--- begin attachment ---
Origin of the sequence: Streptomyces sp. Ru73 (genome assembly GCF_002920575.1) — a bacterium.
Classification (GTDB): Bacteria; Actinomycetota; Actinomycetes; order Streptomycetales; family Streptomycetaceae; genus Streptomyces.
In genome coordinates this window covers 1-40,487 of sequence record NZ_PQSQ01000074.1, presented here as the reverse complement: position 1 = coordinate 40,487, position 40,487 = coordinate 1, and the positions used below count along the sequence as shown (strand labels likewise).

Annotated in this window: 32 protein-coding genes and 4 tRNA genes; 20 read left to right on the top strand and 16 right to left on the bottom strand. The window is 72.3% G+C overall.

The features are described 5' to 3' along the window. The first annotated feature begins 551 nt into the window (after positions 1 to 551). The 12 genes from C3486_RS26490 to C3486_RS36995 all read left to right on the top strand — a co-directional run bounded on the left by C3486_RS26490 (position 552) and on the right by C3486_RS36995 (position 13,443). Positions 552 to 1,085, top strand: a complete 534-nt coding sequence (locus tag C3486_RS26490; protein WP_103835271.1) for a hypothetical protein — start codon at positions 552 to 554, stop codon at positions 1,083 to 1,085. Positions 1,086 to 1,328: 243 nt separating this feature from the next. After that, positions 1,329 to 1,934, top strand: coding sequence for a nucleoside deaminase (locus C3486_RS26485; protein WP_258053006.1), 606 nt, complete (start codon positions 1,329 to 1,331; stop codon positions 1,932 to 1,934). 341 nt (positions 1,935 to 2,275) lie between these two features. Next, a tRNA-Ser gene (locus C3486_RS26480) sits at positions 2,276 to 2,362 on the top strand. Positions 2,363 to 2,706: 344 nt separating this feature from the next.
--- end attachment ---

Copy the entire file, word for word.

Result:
Origin of the sequence: Streptomyces sp. Ru73 (genome assembly GCF_002920575.1) — a bacterium.
Classification (GTDB): Bacteria; Actinomycetota; Actinomycetes; order Streptomycetales; family Streptomycetaceae; genus Streptomyces.
In genome coordinates this window covers 1-40,487 of sequence record NZ_PQSQ01000074.1, presented here as the reverse complement: position 1 = coordinate 40,487, position 40,487 = coordinate 1, and the positions used below count along the sequence as shown (strand labels likewise).

Annotated in this window: 32 protein-coding genes and 4 tRNA genes; 20 read left to right on the top strand and 16 right to left on the bottom strand. The window is 72.3% G+C overall.

The features are described 5' to 3' along the window. The first annotated feature begins 551 nt into the window (after positions 1 to 551). The 12 genes from C3486_RS26490 to C3486_RS36995 all read left to right on the top strand — a co-directional run bounded on the left by C3486_RS26490 (position 552) and on the right by C3486_RS36995 (position 13,443). Positions 552 to 1,085, top strand: a complete 534-nt coding sequence (locus tag C3486_RS26490; protein WP_103835271.1) for a hypothetical protein — start codon at positions 552 to 554, stop codon at positions 1,083 to 1,085. Positions 1,086 to 1,328: 243 nt separating this feature from the next. After that, positions 1,329 to 1,934, top strand: coding sequence for a nucleoside deaminase (locus C3486_RS26485; protein WP_258053006.1), 606 nt, complete (start codon positions 1,329 to 1,331; stop codon positions 1,932 to 1,934). 341 nt (positions 1,935 to 2,275) lie between these two features. Next, a tRNA-Ser gene (locus C3486_RS26480) sits at positions 2,276 to 2,362 on the top strand. Positions 2,363 to 2,706: 344 nt separating this feature from the next.